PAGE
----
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« Reply #45 on: June 20, 2010, 10:59:46 PM »

And this is how pheasants used to dress:

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« Reply #46 on: June 20, 2010, 11:21:14 PM »

That's so funny!  When I was a kid I used to get those two words mixed up.   Smiley
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« Reply #47 on: June 21, 2010, 11:38:45 AM »

Quote from: clarinet3685 link=topic=27613.msg446860#msg446860
I've gone out with my head covered a few times now, and never even got a look!  I suppose it helps that we live in the metro area of a very large city, with a lot of diversity, but no one even noticed me.  I've also begun noticing the large number of women I see with their heads covered.  

The area we live in has a large number of Orthodox Jews, including a synagogue and school. Orthodox Jewish people move to this neighborhood to be in walking distance of the synagogue, and to have easy access to the school. So it's very common to see women and girls with their heads covered, long sleeves, long skirts etc. The girl's softball team at the school plays in long-sleeved t-shirts and skirts! The local Kroger has a resident rabbi, and I still get a kick out of it when they page "Rabbi, line one." (Of course, I'm easily amused.  Grin)
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« Reply #48 on: June 21, 2010, 11:55:10 AM »

Is that Birmingham, AL?
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« Reply #49 on: June 21, 2010, 03:18:01 PM »

No, Atlanta.
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« Reply #50 on: February 22, 2012, 11:11:44 PM »

He said he'd rather they not wear the headcoverings but wear more modest clothing.
There's a cool video about that issue exactly: http://www.youtube.com/watch?v=qB2FpcutoL4  Grin
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« Reply #51 on: February 22, 2012, 11:42:18 PM »

Another cute video about headcoverings, and YES !  I've done all of these things myself!  http://www.youtube.com/user/SheIsCatholic?feature=watch#p/u/14/aK3A23yVGAg
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« Reply #52 on: February 23, 2012, 12:39:45 AM »

On the topic of headcoverings...  people talk about their presence or absence being a distraction...  To me, it is distracting that everyone does their own thing.  I guess because I'm from Russia I'm used to headcoverings being on everyone.  I went to church in Russia when I was 11-13 years old, and I remember being told by Father to fix my headscarf before confession.  Now here in the United States, this one wears a scarf, this one doesn't, this one wears a hat, and this one pulls on her neckscarf when she goes to communion.  I want uniformity!  Stop distracting me!!  I want a big blue burka-like headscarf to be wrapped around each woman entering the church.  A smaller size burka-scarf can be made for little girls.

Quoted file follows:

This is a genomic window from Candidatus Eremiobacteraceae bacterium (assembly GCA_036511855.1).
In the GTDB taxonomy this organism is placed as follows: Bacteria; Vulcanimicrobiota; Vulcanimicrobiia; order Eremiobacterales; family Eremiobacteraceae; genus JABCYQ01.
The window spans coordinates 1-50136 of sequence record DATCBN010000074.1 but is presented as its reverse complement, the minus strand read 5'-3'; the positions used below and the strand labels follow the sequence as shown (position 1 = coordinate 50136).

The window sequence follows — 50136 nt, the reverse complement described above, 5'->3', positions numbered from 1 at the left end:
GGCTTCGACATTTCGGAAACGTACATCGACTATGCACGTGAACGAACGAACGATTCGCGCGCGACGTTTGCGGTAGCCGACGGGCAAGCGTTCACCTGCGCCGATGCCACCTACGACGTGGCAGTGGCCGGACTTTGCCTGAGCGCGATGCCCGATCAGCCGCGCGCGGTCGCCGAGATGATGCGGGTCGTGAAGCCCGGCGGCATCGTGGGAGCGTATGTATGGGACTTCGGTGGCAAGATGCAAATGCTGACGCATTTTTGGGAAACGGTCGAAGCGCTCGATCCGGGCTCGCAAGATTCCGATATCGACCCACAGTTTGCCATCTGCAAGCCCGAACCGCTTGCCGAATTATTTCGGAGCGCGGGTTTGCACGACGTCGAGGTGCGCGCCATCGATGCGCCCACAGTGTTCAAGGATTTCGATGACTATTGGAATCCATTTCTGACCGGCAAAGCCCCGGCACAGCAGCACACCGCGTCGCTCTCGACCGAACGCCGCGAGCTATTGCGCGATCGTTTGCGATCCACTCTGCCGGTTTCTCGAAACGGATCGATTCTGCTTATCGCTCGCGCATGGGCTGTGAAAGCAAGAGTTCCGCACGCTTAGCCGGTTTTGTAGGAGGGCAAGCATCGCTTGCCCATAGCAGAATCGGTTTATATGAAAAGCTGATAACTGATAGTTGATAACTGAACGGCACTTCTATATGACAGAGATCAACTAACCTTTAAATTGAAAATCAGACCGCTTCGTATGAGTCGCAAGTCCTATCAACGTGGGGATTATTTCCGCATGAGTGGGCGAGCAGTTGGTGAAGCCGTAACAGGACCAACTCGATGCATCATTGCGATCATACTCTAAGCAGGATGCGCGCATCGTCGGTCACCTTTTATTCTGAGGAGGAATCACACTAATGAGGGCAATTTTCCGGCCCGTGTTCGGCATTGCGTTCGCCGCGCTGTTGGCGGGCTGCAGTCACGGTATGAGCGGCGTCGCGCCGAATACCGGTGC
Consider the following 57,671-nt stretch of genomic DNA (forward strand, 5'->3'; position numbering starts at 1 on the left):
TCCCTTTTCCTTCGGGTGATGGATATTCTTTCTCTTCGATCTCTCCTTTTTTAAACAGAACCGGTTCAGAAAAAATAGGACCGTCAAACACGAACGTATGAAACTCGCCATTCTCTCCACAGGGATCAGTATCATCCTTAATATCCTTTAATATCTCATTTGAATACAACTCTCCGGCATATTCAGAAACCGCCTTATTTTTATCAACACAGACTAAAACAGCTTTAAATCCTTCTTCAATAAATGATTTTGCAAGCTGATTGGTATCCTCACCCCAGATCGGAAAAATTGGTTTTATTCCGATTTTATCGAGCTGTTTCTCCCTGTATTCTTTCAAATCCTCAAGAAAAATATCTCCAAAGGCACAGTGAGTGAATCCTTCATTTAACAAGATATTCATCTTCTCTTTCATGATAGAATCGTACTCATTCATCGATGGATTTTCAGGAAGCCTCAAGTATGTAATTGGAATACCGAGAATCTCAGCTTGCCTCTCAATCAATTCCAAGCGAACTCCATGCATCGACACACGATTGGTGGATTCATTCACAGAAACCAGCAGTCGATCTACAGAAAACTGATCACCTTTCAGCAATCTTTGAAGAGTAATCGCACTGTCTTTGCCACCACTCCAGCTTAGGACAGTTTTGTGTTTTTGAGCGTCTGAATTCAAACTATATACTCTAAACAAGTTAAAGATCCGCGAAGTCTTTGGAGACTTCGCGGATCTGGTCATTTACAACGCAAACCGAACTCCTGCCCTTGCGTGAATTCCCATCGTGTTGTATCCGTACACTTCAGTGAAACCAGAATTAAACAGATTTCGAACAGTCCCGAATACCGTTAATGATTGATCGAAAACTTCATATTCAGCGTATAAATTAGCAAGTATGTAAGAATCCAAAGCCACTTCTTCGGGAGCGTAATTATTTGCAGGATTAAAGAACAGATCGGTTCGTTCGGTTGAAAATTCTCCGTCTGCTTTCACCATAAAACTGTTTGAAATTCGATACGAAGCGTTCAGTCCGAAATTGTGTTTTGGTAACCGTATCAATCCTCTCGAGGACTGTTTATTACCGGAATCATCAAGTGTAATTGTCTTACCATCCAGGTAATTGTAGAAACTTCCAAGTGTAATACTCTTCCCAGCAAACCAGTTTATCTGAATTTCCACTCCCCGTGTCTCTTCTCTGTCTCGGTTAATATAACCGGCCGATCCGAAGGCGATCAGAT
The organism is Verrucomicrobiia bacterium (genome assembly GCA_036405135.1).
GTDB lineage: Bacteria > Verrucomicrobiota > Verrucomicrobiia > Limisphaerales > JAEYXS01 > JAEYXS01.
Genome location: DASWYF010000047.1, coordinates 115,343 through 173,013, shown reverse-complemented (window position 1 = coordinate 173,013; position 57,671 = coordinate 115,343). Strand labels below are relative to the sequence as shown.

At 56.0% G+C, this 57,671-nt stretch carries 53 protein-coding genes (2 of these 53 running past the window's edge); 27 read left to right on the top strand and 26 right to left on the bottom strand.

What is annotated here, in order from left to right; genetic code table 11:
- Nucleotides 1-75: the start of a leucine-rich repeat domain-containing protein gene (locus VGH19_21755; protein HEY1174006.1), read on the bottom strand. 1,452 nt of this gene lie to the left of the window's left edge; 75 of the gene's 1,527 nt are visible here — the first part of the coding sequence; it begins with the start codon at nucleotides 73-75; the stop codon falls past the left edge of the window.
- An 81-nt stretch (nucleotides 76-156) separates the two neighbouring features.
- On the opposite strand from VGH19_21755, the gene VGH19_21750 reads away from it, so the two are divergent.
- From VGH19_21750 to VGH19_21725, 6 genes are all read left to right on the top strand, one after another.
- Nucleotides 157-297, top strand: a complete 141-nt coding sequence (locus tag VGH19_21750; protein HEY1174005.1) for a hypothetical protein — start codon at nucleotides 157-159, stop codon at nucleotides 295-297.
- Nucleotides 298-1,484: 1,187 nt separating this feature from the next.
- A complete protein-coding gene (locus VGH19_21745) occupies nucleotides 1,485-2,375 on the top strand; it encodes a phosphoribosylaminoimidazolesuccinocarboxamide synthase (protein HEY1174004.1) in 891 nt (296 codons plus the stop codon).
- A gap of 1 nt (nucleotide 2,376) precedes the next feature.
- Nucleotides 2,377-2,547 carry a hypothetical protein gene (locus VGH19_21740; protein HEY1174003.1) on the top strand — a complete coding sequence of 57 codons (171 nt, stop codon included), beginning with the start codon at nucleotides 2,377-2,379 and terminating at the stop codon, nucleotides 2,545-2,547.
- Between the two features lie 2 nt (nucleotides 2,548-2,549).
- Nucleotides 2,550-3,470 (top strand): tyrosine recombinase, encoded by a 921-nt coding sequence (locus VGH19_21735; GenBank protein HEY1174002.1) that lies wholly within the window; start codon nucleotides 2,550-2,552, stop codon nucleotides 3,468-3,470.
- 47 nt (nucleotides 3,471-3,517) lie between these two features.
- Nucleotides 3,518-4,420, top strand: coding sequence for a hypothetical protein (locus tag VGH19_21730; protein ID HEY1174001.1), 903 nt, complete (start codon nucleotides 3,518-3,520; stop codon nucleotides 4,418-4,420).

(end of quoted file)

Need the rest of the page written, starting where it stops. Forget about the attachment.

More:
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« Reply #53 on: February 23, 2012, 01:45:11 AM »

He said he'd rather they not wear the headcoverings but wear more modest clothing.
There's a cool video about that issue exactly: http://www.youtube.com/watch?v=qB2FpcutoL4  Grin

When you look like that, it really doesn't matter what you wear. You will be distracting every man without the degree of Godly concentration I possess.
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« Reply #54 on: February 23, 2012, 01:46:57 AM »

On the topic of headcoverings...  people talk about their presence or absence being a distraction...  To me, it is distracting that everyone does their own thing.  I guess because I'm from Russia I'm used to headcoverings being on everyone.  I went to church in Russia when I was 11-13 years old, and I remember being told by Father to fix my headscarf before confession.  Now here in the United States, this one wears a scarf, this one doesn't, this one wears a hat, and this one pulls on her neckscarf when she goes to communion.  I want uniformity!  Stop distracting me!!  I want a big blue burka-like headscarf to be wrapped around each woman entering the church.  A smaller size burka-scarf can be made for little girls.

Work on your concentration. Really, this should not be a big deal. If I can deal with everyone in the entire parish doing nearly everything wrong, including the Priest, you can deal with this.

Yes, I've written the Bishop extensively on all these matters.
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« Reply #55 on: February 23, 2012, 01:52:12 AM »

Another cute video about headcoverings, and YES !  I've done all of these things myself!  http://www.youtube.com/user/SheIsCatholic?feature=watch#p/u/14/aK3A23yVGAg

Obviously, wearing a head covering speaks to humility and lack of vanity.

What's this season's in fabric and patterns ladies? And which hairstyles best set off the head covering?

Put down the Corinthians and pick up: